Sunday, August 08, 2004

TRAVELOG: New York (Brooklyn and Queens)

Sorry that I haven’t posted in quite some time. August recess has been a nice break from the everyday routine. It seems that the late-summer doldrums have most people in a relaxed state ... sans Republicans preparing for their convention and of course police officers at security checkpoints across the capital.

I was in New York for the past three days, hanging out and not keeping to any sort of agenda. I stayed with friends in Carroll Gardens, Brooklyn. I suggest traveling to the relatively sleepy areas south of downtown Brooklyn and Brooklyn Heights.

A quick guide to Carroll Gardens. Take the F or G train to Carroll Street.
1) Get a rice ball at the Italian Pork Store on Court Street near President Street. It’s a thick ball of ricotta cheese coated in rice and deep fried.
2) Go to Schnack (122 Union St. betw. Hicks and Columbia). Get $1 Pabst. Eat 99 cent mini burgers, yam fries and if you’re adventurous order the most expensive thing on the menu -- a Jubilat Swojska sausage for $3.50 -- all amid disaffected Brooklyn hipsters.
3) Wash all that down at the B61 bar on Columbia Street, named for the bus line that runs from Red Hook up through Williamsburg and Greenpoint. It’s a low key place on the far side of the Brooklyn-Queens Expressway near the waterfront but worth venturing out to.

If you’re really adventurous (in the daytime of course) head to Red Hook, the long forgotten about waterfront warehouse district on the other side of the Gowanus Expressway. For a good look at Red Hook, take a look at Jake Dobkin's Bluejake photolog. Take a look at the rusting sugar refinery on the wharves that is collapsing into the water. The streets are cobblestoned covered in trash and debris. Check out the late 19th century dockside warehouses before they are converted to condos. There really isn’t anything in Red Hook in terms of entertainment, except for Sunny's (253 Conover St.), the 114-year old bar that has been owned by the same family. Come by soon before Ikea comes in.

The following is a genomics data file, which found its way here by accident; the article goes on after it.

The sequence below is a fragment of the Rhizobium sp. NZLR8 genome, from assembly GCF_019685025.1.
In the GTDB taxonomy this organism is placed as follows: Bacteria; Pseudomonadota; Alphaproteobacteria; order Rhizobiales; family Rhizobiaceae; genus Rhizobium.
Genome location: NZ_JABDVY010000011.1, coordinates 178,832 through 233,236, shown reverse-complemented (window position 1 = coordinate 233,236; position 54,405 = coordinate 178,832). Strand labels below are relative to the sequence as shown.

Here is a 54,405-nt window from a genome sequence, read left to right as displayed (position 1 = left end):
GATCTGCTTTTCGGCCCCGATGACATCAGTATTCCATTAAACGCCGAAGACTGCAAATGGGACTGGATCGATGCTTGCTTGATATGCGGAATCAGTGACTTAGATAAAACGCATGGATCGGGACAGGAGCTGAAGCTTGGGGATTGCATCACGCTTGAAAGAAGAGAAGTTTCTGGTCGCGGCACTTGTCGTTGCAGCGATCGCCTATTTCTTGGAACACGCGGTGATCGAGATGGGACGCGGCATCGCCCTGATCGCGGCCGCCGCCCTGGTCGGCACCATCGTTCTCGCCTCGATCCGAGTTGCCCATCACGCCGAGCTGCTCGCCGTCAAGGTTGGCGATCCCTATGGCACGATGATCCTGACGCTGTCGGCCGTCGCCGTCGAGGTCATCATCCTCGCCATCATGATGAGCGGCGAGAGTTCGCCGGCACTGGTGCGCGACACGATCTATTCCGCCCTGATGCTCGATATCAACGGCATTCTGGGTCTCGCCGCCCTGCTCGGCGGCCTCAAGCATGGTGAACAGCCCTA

If you want a good, cheap Indian buffet take E train/Queens Blvd. express out to Roosevelt Avenue/Jackson Heights in Queens. The best known is the Jackson Diner, but it is not by means the only choice. Pace yourself for optimal curry consumption.

Want lunch for $2.50 (including drink)? Head to the corner of Eldridge and Broome on the eastern edge of Chinatown for dumplings. Two orders of fried pork and chive dumplings (five in each order). Beware of grease than can spill on your jeans while you consume them in Sara Delano Roosevelt Park.

How about a crazy cab ride? I recommend you hail a cab at Broadway and 107th Street (or anywhere between 96th and 125th streets sometime around 2:45 a.m.) and ask to go to Brooklyn. Make sure the cabbie cuts over on 96th Street to the FDR Drive and that he speeds at about 25 mph over the speed limit. Watch the city go by on the right. The bridges to Queens and Brooklyn will be on the left.

Thanks again to the NYT’s City section for being my guide.


At 11:54 AM, Blogger Bex said...

Now I'm hungry. I'll be sure to make note of the places you list the next time I'm in Brooklyn. Thanks for giving us a mini-tour.


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